Furious Angels Inc.
Sally Benedictine Goode
A flower does not choose its color.
It was her little sister, first. Cecily. She had dark hair and long eyelashes, both wispy and thin. But so loud. So precious. It was an accident. Little Valentina Charles didn’t know that her baby sister’s life would go away with the last bubbles that floated up in the bath. They floated up like startled birds at first, in a hurry, sputtering and flying from her mouth and eyes, and then at last like afterthoughts, like the lingering patrons of a movie matinee.
The family did not move away. Her parents were never afraid of the bathroom where their younger daughter had died. They did not shun their older daughter; they did not look away from her large, dark eyes. The Charles couple taught her how to hunt instead. How to wait. How to shoot. How to hold back the urges and use them constructively in the murder of non-humans. She prowled the forests of her Vermont home, she stalked through the village. She hung the antlers and trophies around the house, her parents beamingly proud to have given her an outlet for “badness”.
Next came a Teacher. Senior year of high school. He was young. He had a lovely wife. He would kiss Valentina’s hair as he helped her study. She learned many things. Her parents were out of town, and they were “learning” together by the fire place when she learned something less pleasant: he would not leave his wife. This time it wasn’t an accident. She pushed him into the open fire and held him down with the poker.
The fire had taken evidence with it. He had tripped. The flames used his body as fuel and stepped through the hearth and swallowed the house of books and taxidermy trophies and Valentina had endured something horrible.
The whole house burned, and everyone heard the screams. This time, her parents moved away. So did the rest of the small village, the shadow of the scorched Charles Estate and the smoldering spirits who lived there now unbearable and menacing.
She was finally herself. What she was meant to be. And this place of ash and fire-scrubbed childhood was finally home. It would always be home.
But she would never be messy again. It would never be an accident again.
After the Teacher, there were many more. They were like figure studies, sketches, doodles, exercises, a perfection of the art. She learned how to wield chemicals and fire, tools that clean the mess but leave enough of a signature.
None of them are people. She is not people. Valentina is a hunter, a dancer, a graceful snuffer of candles. She doesn’t do anything wrong. It’s not her fault. A flower does not choose its color.
Valentina is now 25. A disciplined executioner who has polished her skills but has no where to use them, except in play. The money that came with her last name is running out. She lives in Indiana. Quiet town. This is not a hunting ground—low buildings and few trees and no secrets. This is a rest. The brush strokes of blood she has trailed between home and this place have left her ready and unfulfilled. Ready for what? More death? A masterpiece?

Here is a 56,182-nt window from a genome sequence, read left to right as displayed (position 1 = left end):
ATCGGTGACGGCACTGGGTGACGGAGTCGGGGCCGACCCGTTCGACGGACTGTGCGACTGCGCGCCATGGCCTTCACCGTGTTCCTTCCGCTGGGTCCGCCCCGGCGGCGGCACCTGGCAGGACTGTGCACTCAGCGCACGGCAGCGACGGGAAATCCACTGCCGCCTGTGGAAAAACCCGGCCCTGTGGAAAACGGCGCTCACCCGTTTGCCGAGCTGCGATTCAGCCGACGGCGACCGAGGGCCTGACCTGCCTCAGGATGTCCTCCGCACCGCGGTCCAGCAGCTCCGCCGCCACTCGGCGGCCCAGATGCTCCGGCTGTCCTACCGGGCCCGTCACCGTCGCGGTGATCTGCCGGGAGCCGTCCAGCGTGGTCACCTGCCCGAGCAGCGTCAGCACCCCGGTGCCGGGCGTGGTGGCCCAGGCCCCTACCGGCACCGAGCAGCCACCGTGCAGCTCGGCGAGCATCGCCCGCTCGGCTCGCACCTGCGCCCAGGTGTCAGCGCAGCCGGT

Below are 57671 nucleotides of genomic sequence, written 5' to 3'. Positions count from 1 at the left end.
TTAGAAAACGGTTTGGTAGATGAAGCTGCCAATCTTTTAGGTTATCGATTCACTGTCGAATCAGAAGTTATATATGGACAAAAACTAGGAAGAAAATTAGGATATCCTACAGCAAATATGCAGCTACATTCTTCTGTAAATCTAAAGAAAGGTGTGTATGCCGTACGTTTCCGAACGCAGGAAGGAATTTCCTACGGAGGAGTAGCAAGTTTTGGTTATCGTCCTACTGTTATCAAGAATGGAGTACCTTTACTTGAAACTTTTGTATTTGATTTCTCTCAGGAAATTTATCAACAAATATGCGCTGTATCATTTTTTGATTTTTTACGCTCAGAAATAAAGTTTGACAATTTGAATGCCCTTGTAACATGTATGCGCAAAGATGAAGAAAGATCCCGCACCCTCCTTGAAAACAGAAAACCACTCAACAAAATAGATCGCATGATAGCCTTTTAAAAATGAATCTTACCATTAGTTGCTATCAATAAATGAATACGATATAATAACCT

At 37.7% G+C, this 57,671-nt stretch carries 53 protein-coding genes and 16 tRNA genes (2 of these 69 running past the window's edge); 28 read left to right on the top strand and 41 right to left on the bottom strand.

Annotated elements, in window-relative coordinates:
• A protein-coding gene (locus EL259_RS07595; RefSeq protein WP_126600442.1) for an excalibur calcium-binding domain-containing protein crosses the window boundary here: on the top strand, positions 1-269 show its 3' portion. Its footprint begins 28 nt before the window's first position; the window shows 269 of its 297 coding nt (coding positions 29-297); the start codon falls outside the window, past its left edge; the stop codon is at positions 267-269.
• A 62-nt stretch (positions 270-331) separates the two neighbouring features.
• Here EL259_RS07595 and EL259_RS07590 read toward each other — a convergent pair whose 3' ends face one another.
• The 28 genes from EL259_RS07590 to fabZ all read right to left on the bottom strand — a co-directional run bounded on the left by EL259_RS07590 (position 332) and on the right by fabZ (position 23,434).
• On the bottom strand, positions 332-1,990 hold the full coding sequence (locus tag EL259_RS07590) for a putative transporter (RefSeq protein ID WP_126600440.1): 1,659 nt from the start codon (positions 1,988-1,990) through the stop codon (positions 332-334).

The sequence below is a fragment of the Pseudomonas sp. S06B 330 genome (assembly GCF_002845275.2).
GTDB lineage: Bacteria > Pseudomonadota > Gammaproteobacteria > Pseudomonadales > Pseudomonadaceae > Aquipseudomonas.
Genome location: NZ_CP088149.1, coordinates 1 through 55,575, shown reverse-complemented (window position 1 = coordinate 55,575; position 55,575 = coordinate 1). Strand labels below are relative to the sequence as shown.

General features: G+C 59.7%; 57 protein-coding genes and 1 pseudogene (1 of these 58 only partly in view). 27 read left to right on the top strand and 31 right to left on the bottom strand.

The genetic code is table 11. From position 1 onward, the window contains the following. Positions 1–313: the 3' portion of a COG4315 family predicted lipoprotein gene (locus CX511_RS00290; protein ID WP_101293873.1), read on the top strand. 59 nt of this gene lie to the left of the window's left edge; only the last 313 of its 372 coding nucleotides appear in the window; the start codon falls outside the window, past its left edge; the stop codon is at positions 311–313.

Uncomfortable questions come with resting. Questions about herself. What is she? A serial killer?
Graham is a serial killer. Charming. Beautiful. Talented. Yin to her Yang, dark hair and light eyes, madness to her discipline, careful distinguished taste to her hunger. Graham. His first kill was with fire. Now he works in water.
They are the same species. Mates. In her tiny home in Indiana, she has told her neighbors that she is a painter, and he is working with her as her model. And he, this love, this fierce and dreadful monster of a man, will indeed be her masterpiece. They met, they kissed, they came together after finding they had been hunting each other.
She knows they will kill each other. She knows it like other couples in love know they will get married. But they don’t pull the trigger, they don’t have the conversation because where they are is comfortable, it’s the same as any other love story.
One night, she has a surprise for him. It’s time. There are rose petals everywhere, candles in the entry way, he comes home to a loving embrace and a poisoned knife in his shoulder. He doesn’t go down. He won’t. He loves her too much to be the one to die. Graham nearly drowns her in the sink. Her fire has already started; Valentina feels the heat of the flames around them as she tastes his blood that has been dripping into the water. The fire department arrives, giving her enough room to wriggle out of Graham’s loving grasp and smash her beloved’s head into the counter. He collapses. So does the ceiling, sending flaming hunks of house crashing all around them. Sally is hit in the shoulder by a sticky, molten section of insulation that burns its way through her clothes and skin. The scar will never heal; its a miracle the muscles will.
There is a wall of fire between her and Graham’s body. Firemen are hacking their way into the house. She barely escapes through a window, and it isn’t until she is deep in the night that she screams for her seared shoulder, and she cries for failing Graham so entirely. He must be dead. And she made such a terrible mess of his death. She is ashamed.
She runs west.
She looks and listens for work, something with her skill set.
She hears rumors about Angels.
She hears rumors that a man with burns is looking for her.
Valentina calls herself Sally. Sally Goode.
Graham wanted to kill Valentina more than anything else in the world. Sally lets Valentina die in the sink, just like he wished.
Valentina is gone. It’s time to do some good work now.